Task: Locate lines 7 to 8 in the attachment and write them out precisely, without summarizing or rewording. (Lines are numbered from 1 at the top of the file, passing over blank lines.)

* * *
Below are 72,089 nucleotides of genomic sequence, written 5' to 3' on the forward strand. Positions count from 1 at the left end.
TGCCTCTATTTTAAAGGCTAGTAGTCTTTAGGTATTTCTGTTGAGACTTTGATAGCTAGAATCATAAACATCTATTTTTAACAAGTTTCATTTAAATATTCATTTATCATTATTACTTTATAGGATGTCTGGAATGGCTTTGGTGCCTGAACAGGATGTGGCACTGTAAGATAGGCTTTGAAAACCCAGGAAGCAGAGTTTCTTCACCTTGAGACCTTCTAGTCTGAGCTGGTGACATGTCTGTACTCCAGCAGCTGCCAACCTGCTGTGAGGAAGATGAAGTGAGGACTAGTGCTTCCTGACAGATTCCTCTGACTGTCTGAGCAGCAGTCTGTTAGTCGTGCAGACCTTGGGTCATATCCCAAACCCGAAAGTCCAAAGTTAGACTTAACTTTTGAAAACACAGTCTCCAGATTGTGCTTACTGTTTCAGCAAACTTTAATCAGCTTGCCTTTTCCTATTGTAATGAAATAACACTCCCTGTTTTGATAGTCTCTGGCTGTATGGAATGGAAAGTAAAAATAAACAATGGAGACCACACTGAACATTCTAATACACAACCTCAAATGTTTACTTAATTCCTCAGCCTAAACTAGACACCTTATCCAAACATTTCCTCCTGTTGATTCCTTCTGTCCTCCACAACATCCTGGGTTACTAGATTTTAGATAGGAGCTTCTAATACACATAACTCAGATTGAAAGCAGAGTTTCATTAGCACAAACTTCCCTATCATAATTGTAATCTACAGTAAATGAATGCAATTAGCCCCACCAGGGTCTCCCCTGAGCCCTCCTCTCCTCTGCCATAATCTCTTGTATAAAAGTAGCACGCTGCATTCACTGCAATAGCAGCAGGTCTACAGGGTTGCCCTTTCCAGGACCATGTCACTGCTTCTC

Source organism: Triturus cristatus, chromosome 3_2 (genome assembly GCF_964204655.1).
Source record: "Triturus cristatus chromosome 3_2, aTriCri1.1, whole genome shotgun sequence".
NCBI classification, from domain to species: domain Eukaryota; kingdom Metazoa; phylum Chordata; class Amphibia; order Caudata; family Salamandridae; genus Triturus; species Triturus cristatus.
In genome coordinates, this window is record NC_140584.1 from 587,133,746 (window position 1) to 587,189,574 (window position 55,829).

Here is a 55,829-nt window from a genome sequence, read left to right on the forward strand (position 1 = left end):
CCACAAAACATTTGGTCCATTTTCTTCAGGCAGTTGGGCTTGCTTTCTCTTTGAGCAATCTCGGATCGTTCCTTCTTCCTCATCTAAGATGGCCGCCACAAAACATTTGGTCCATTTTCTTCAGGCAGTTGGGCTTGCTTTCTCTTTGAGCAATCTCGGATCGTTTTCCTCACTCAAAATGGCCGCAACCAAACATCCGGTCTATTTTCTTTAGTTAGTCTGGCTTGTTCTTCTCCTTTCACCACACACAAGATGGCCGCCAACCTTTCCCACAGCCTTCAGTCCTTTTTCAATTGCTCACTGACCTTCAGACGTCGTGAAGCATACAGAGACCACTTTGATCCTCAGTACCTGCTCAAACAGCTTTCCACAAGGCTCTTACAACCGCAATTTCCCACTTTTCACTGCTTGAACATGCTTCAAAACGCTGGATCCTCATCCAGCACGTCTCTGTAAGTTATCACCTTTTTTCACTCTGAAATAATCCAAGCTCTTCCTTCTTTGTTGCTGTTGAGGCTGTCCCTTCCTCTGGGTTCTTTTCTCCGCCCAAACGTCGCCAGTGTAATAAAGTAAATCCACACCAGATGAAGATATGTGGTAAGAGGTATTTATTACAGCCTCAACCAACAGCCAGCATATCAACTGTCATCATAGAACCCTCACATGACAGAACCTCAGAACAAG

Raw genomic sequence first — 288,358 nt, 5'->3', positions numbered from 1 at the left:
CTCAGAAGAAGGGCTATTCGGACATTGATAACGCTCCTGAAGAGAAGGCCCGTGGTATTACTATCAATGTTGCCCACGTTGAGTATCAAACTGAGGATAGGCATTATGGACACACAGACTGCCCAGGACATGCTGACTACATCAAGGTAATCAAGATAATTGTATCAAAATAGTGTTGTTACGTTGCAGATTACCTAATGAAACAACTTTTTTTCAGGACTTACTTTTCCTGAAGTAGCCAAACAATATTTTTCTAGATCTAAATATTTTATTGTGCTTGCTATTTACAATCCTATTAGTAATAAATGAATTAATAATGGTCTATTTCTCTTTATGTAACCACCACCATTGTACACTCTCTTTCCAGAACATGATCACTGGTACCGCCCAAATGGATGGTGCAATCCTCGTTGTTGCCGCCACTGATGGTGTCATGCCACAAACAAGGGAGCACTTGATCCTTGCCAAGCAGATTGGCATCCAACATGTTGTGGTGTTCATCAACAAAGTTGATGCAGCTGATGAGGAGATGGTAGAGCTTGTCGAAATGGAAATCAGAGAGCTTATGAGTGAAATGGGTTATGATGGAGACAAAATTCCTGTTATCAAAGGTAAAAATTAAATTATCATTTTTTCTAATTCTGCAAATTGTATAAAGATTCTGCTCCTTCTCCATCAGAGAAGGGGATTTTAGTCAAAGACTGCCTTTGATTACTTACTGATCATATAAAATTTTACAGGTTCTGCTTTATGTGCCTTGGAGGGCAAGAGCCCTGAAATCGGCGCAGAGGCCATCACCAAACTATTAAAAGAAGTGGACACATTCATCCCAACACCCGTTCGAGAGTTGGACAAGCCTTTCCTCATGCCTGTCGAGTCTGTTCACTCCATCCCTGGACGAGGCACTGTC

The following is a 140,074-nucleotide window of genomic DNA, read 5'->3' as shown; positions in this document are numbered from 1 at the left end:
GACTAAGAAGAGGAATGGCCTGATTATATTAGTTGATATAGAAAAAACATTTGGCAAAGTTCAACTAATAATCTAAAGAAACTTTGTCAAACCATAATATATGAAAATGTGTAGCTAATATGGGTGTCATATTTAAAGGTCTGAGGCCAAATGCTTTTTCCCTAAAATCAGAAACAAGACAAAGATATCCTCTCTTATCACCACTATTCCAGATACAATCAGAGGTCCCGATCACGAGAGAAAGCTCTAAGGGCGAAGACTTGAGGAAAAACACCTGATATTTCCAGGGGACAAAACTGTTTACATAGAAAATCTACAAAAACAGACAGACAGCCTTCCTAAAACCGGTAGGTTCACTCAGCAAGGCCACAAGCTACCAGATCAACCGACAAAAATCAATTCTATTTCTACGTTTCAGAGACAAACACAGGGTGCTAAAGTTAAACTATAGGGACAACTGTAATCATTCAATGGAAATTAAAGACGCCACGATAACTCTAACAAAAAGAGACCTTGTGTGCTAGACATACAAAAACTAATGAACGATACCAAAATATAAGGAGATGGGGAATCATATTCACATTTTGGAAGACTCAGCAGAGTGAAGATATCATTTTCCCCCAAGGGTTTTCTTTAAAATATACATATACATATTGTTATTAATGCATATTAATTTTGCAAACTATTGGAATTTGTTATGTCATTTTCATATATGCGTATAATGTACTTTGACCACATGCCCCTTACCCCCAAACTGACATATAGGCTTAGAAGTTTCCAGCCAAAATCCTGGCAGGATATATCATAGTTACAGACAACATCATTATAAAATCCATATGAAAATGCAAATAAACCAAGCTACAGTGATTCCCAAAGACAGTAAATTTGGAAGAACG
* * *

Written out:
Here is a 55,829-nt window from a genome sequence, read left to right on the forward strand (position 1 = left end):
CCACAAAACATTTGGTCCATTTTCTTCAGGCAGTTGGGCTTGCTTTCTCTTTGAGCAATCTCGGATCGTTCCTTCTTCCTCATCTAAGATGGCCGCCACAAAACATTTGGTCCATTTTCTTCAGGCAGTTGGGCTTGCTTTCTCTTTGAGCAATCTCGGATCGTTTTCCTCACTCAAAATGGCCGCAACCAAACATCCGGTCTATTTTCTTTAGTTAGTCTGGCTTGTTCTTCTCCTTTCACCACACACAAGATGGCCGCCAACCTTTCCCACAGCCTTCAGTCCTTTTTCAATTGCTCACTGACCTTCAGACGTCGTGAAGCATACAGAGACCACTTTGATCCTCAGTACCTGCTCAAACAGCTTTCCACAAGGCTCTTACAACCGCAATTTCCCACTTTTCACTGCTTGAACATGCTTCAAAACGCTGGATCCTCATCCAGCACGTCTCTGTAAGTTATCACCTTTTTTCACTCTGAAATAATCCAAGCTCTTCCTTCTTTGTTGCTGTTGAGGCTGTCCCTTCCTCTGGGTTCTTTTCTCCGCCCAAACGTCGCCAGTGTAATAAAGTAAATCCACACCAGATGAAGATATGTGGTAAGAGGTATTTATTACAGCCTCAACCAACAGCCAGCATATCAACTGTCATCATAGAACCCTCACATGACAGAACCTCAGAACAAG